Chiffchaff: the bird profiles


I am particularly interested in garden wildlife which is why I did my Master's degree with a focus on "animal ecology". I am convinced that beneficial insects and wildlife are a sustainable and effective alternative to many of the products we use on our plants. I am also a passionate birdwatcher and rarely go for a walk without my binoculars.

Favourite fruit: kiwi, apple and redcurrant
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What does the chiffchaff eat? How can you distinguish the chiffchaff from the willow warbler? Here is everything you should know about the songbird.

A chiffchaff perches on a branch
The inconspicuous chiffchaff is a wonderful singer [Photo: Marcin Perkowski/]

Although the chiffchaff (Phylloscopus collybita) is fairly common, it is rarely noticed. Small in stature and with brown-grey plumage, this inconspicuous warbler distinguishes itself with a penetrating and memorable song. In fact, the chiffchaff is named after its song. And not just in English – in Dutch chiffchaffs are called “Tjiftjaf”, and in German, “Zilpzalp”. Read on to learn more about this fascinating bird, and hear that all too famous call.

Chiffchaff: key facts

SizeAbout 10cm
WeightAbout 10g
Breeding seasonMay-June
LifespanUp to 5 years
HabitatForests, parks and gardens
Food preferencesInsects
ThreatsDecline in natural habitat and food supply

How to recognise the chiffchaff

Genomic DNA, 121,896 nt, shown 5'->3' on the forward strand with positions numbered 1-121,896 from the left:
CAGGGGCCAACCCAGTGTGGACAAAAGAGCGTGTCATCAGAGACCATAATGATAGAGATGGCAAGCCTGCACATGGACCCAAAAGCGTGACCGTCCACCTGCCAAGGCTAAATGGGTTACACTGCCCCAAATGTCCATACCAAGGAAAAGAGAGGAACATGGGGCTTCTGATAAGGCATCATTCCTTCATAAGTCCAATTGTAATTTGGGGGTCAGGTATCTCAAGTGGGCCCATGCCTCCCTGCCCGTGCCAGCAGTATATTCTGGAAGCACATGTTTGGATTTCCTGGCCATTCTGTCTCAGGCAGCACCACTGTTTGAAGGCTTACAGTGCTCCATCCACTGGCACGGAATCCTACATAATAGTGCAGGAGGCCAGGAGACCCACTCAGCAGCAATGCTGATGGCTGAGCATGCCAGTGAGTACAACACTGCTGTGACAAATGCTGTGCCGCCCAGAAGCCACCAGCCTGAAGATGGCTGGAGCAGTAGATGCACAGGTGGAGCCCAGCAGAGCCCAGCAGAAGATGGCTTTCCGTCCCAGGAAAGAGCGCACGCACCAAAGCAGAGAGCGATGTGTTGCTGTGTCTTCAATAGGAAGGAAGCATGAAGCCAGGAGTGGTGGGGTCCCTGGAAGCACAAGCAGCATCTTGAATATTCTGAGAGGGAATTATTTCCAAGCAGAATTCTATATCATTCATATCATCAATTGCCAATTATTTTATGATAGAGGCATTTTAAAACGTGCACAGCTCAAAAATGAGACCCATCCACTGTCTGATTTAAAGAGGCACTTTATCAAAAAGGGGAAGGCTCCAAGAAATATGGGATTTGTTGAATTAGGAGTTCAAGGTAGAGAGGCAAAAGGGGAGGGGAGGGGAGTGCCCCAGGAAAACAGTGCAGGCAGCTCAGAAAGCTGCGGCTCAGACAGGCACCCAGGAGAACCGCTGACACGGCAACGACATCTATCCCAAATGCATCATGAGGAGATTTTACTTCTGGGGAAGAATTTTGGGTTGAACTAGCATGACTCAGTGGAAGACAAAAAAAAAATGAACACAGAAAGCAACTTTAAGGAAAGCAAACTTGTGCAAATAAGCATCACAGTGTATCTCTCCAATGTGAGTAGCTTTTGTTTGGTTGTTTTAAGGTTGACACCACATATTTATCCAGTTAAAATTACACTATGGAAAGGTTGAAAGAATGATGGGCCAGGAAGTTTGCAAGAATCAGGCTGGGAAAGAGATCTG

The chiffchaff is a small songbird with a narrow, pointed beak. Its crown, back and wings are grey-brown, and contrast slightly to its paler underside. A chiffchaff’s only distinguishing features are the pale, yellow stripes above its eyes. Unfortunately, it is impossible to distinguish male and female chiffchaffs with the naked eye.

What does a chiffchaff’s song sound like?

The chiffchaff’s song, from which the bird’s name is derived, has two syllables that alternate in pitch and repeat as often as the chiffchaff feels: “chiff-chaff-chiff-chaff-chiff-chaff”. This simple call not only identifies the warbler, but makes for an excellent introduction to bird watching. Whether you are a novice bird watcher or expert enthusiast, we have gathered some tips and tricks to help you watch our feathered friends. So read on!

A chiffchaff sings
chiffchaffs defend their territory with song [Photo: Menno Schaefer/]

How to recognise a young chiffchaff

If you can recognise an adult chiffchaff, you won’t have any trouble spotting a young chiffchaff – they look just like their parents, only smaller. If you look closely, you may also notice their undeveloped eye stripes. In late spring, look out for young chiffchaffs roaming together in small groups.

Two young chiffchaffs sit next to each other
Young chiffchaffs look like their parents [Photo: Pdsfotografie/]

How to recognise a chiffchaff egg

A female chiffchaff lays 4 to 6 eggs per clutch, each around 15 millimetres wide, white and covered with fine black speckles. The eggs are laid in a spherical nest with a side entrance made of moss, plant fibres and padded with feathers.

How to tell the difference between chiffchaffs and willow warblers?

Chiffchaffs and willow warblers are easy to confuse. They are almost identical; distinguishable only at close range or through a pair of binoculars. Your best bet is to look at the legs. Chiffchaffs have dark legs, and willow warblers have light legs. You could also look out for the colour of the bird’s cheeks and flanks, though it is harder to spot. The willow warbler’s cheeks and flanks are a purer white than the chiffchaff’s. In addition, the primary extension, that is, the part of the wing tip visible when the bird’s wings are folded, is longer in the willow warbler than the chiffchaff.